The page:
WASHINGTON — Capping a three-year effort by Senator Patrick Leahy (D-Vt.), President Obama has signed into law legislation authored by Leahy that will remedy coverage gaps in the federal program that provides a crucial safety net for the families of first responders who are killed or permanently disabled in the line of duty.
The measure is Leahy’s most recent effort to close gaps in the Public Safety Officers’ Benefits Act that have left some first responders without benefits when they are injured or killed in the line of duty. He first introduced the Dale Long Emergency Medical Service Providers Protection Act in June 2009, naming the bill in honor of the Bennington emergency medical technician who was tragically killed in an ambulance accident.
Leahy had added his bill to the Senate’s version of the annual defense authorization bill. Because it was not also in the House version, he convinced conferees to keep it in the final bill. The Senate Judiciary Committee, which Leahy chairs, had approved the bill in 2010, but further action on the legislation had stalled due to a single Republican senator’s objection. The President signed the defense bill, with the Dale Long Act included, on Wednesday.
The PSOB program was launched more than three decades ago to provide assistance to the surviving families of police, firefighters and medics who died or became disabled in the line of duty. Under current law, the PSOB program applies only to public safety officers employed by federal, state and local government entities.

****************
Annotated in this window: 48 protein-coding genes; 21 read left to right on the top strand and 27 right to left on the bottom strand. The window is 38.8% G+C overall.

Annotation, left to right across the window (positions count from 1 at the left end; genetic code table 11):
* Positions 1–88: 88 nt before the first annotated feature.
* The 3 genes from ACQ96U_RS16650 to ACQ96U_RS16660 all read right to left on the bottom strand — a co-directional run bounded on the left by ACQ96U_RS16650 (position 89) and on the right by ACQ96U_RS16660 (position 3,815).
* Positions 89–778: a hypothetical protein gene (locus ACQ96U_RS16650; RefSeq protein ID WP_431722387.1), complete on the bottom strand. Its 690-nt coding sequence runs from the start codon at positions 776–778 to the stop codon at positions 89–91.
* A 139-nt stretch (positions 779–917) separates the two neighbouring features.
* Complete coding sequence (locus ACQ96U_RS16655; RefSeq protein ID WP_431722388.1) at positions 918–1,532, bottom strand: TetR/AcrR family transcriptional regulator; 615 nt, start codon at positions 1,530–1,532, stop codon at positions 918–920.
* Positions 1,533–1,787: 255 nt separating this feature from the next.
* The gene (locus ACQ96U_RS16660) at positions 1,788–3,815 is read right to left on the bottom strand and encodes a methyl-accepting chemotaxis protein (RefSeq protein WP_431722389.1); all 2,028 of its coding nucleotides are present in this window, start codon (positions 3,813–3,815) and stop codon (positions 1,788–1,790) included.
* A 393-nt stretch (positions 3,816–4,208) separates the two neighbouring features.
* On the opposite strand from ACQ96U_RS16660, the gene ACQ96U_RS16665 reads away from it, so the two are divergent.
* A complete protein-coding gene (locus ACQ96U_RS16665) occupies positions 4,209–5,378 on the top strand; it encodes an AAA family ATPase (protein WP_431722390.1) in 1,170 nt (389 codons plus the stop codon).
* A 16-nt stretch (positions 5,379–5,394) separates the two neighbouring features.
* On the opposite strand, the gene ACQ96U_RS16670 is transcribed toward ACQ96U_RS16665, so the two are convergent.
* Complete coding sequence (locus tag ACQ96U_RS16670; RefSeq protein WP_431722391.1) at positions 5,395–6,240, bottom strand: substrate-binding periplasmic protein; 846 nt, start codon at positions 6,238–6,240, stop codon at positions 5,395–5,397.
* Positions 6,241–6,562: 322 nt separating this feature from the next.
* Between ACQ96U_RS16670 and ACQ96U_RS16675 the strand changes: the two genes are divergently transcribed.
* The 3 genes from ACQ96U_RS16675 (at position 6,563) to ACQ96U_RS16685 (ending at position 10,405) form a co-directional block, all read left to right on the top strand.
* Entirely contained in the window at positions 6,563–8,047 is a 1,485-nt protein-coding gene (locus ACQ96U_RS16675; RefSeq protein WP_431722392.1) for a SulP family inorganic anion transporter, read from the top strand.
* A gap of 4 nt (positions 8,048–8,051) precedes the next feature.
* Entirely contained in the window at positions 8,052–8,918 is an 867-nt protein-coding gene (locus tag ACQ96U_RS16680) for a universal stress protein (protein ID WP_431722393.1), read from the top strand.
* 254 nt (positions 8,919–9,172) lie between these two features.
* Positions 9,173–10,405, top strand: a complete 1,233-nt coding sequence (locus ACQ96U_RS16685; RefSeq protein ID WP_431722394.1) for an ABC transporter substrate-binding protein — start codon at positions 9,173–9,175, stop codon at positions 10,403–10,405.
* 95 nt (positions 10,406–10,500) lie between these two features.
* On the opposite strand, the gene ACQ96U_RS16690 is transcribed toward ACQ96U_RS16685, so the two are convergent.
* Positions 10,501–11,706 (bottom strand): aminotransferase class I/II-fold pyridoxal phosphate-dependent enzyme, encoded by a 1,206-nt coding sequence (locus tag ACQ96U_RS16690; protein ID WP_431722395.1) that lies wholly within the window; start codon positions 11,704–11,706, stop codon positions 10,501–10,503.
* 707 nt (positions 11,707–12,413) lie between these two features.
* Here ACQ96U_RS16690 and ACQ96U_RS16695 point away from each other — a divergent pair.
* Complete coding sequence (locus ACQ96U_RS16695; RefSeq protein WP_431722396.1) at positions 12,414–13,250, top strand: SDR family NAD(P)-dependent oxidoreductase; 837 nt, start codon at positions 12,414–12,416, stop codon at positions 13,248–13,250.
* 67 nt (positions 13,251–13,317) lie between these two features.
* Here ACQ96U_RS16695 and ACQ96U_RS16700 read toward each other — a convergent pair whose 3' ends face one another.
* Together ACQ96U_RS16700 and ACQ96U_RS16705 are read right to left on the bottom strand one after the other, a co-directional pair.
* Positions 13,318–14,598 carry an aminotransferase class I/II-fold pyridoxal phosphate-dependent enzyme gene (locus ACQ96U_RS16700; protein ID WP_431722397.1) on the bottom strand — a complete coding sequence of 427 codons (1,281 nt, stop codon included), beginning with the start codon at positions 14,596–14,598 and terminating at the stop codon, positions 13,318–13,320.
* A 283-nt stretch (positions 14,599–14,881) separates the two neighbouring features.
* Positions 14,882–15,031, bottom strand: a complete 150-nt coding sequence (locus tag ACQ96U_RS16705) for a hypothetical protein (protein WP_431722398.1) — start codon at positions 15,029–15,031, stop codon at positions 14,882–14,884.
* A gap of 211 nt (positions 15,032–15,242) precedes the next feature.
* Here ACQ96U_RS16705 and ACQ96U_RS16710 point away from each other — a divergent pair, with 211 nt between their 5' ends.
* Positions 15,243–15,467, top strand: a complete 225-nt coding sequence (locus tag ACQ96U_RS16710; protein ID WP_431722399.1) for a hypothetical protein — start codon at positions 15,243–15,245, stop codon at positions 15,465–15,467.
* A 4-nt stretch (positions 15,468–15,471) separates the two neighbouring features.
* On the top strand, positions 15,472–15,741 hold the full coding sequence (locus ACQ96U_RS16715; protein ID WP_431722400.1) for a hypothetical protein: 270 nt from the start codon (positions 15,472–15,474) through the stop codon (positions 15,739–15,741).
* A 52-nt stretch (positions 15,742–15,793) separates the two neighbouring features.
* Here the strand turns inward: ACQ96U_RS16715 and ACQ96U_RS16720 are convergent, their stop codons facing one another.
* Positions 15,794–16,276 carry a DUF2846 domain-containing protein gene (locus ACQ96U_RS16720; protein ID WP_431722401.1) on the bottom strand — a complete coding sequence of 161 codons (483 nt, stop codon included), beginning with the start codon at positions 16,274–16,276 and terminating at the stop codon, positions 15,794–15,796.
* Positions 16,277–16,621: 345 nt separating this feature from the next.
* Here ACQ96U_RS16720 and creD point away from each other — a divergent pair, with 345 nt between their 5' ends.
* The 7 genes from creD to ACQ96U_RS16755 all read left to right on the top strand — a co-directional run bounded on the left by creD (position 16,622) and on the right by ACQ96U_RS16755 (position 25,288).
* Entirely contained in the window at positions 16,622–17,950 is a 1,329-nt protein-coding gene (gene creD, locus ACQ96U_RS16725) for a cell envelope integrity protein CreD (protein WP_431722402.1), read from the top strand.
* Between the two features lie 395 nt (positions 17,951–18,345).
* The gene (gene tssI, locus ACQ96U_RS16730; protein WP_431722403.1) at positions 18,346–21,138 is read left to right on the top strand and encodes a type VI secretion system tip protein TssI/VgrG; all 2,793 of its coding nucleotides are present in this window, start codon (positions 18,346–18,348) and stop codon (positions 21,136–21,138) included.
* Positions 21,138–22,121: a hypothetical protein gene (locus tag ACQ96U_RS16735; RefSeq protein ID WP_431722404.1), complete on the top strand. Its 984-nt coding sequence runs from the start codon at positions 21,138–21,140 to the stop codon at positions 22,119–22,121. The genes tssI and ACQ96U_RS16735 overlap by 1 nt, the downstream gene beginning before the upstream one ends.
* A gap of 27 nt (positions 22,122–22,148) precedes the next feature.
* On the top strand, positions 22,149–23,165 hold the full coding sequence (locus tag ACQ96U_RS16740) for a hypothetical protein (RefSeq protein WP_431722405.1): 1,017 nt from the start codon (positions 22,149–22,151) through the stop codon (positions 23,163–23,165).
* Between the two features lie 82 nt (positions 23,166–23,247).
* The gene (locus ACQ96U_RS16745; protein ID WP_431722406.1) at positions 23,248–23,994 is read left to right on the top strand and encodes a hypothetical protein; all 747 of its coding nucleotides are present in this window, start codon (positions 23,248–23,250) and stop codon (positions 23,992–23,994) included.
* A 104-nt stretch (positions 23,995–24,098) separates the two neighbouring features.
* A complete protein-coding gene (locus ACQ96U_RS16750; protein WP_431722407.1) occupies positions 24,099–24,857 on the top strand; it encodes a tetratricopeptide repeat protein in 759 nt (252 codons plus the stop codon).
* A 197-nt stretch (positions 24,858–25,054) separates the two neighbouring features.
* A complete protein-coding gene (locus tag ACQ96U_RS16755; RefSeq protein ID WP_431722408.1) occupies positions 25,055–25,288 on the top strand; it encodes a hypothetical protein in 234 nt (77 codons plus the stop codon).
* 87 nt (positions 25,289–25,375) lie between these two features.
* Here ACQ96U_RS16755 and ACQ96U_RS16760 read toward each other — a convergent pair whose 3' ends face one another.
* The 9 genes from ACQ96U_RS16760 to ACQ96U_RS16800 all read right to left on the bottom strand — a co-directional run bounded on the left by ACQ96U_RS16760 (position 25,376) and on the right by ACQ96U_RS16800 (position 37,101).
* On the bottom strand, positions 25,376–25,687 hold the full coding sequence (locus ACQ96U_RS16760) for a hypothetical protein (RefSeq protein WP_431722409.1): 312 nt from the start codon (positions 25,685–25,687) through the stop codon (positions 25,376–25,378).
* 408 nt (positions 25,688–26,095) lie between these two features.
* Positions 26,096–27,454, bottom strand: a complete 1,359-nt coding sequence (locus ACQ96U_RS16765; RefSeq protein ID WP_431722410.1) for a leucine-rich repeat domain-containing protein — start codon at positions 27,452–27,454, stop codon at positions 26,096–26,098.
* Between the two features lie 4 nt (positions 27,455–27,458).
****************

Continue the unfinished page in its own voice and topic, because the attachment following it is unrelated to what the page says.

The Leahy measure will extend the PSOB program to cover private, nonprofit emergency medical services volunteers and personnel. In Vermont alone Leahy’s bill will qualify an estimated 1,200 EMS personnel for the PSOB program.
The measure also includes provisions to lessen the length of a currently unwieldy appeals process for claimants, clarify the list of eligible survivor beneficiaries, and make those who have been catastrophically injured eligible for peer support and counseling programs. It removes artificial distinctions under current law to include vascular ruptures in the types of injuries that would make a public safety officer’s survivors eligible for benefits.
Leahy credited the efforts of several public safety organizations for their help in building support for his bill, including the American Ambulance Association, the Fraternal Order of Police and the International Association of Firefighters.
“From Bennington, Vt., to Newtown, Conn., first responders are flesh-and-blood lifelines to all of us," Leahy said. "When tragedy strikes, they lay their lives on the line with a sense of duty, with skill and with selflessness. All first responders should be treated as professionals, whether paid, volunteer, municipal or private nonprofits. We count on them, and they need to be able to count on us. This is their law."